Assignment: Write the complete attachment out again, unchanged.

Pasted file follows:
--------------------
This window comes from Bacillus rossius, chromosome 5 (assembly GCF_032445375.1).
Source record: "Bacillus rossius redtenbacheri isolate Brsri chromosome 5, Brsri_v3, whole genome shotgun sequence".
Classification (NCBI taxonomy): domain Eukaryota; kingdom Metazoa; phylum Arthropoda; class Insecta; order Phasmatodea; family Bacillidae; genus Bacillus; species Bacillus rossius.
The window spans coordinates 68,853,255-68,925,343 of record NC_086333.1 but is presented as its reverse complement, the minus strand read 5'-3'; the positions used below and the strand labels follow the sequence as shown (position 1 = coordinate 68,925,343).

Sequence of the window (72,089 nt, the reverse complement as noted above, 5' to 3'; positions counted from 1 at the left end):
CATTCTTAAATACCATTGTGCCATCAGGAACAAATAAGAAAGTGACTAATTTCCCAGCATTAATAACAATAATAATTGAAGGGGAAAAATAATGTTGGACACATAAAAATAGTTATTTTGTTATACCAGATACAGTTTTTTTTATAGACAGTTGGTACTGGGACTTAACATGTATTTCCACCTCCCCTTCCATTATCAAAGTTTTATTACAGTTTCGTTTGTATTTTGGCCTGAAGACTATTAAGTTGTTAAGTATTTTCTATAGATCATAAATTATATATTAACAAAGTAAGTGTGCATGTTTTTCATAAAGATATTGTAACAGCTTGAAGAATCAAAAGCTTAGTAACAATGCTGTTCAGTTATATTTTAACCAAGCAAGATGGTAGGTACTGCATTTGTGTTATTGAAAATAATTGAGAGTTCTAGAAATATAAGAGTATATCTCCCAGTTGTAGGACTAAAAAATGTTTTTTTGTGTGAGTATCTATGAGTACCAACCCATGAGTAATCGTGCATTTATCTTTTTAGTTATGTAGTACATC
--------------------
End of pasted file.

This window comes from Bacillus rossius, chromosome 5 (assembly GCF_032445375.1).
Source record: "Bacillus rossius redtenbacheri isolate Brsri chromosome 5, Brsri_v3, whole genome shotgun sequence".
Classification (NCBI taxonomy): domain Eukaryota; kingdom Metazoa; phylum Arthropoda; class Insecta; order Phasmatodea; family Bacillidae; genus Bacillus; species Bacillus rossius.
The window spans coordinates 68,853,255-68,925,343 of record NC_086333.1 but is presented as its reverse complement, the minus strand read 5'-3'; the positions used below and the strand labels follow the sequence as shown (position 1 = coordinate 68,925,343).

Sequence of the window (72,089 nt, the reverse complement as noted above, 5' to 3'; positions counted from 1 at the left end):
CATTCTTAAATACCATTGTGCCATCAGGAACAAATAAGAAAGTGACTAATTTCCCAGCATTAATAACAATAATAATTGAAGGGGAAAAATAATGTTGGACACATAAAAATAGTTATTTTGTTATACCAGATACAGTTTTTTTTATAGACAGTTGGTACTGGGACTTAACATGTATTTCCACCTCCCCTTCCATTATCAAAGTTTTATTACAGTTTCGTTTGTATTTTGGCCTGAAGACTATTAAGTTGTTAAGTATTTTCTATAGATCATAAATTATATATTAACAAAGTAAGTGTGCATGTTTTTCATAAAGATATTGTAACAGCTTGAAGAATCAAAAGCTTAGTAACAATGCTGTTCAGTTATATTTTAACCAAGCAAGATGGTAGGTACTGCATTTGTGTTATTGAAAATAATTGAGAGTTCTAGAAATATAAGAGTATATCTCCCAGTTGTAGGACTAAAAAATGTTTTTTTGTGTGAGTATCTATGAGTACCAACCCATGAGTAATCGTGCATTTATCTTTTTAGTTATGTAGTACATC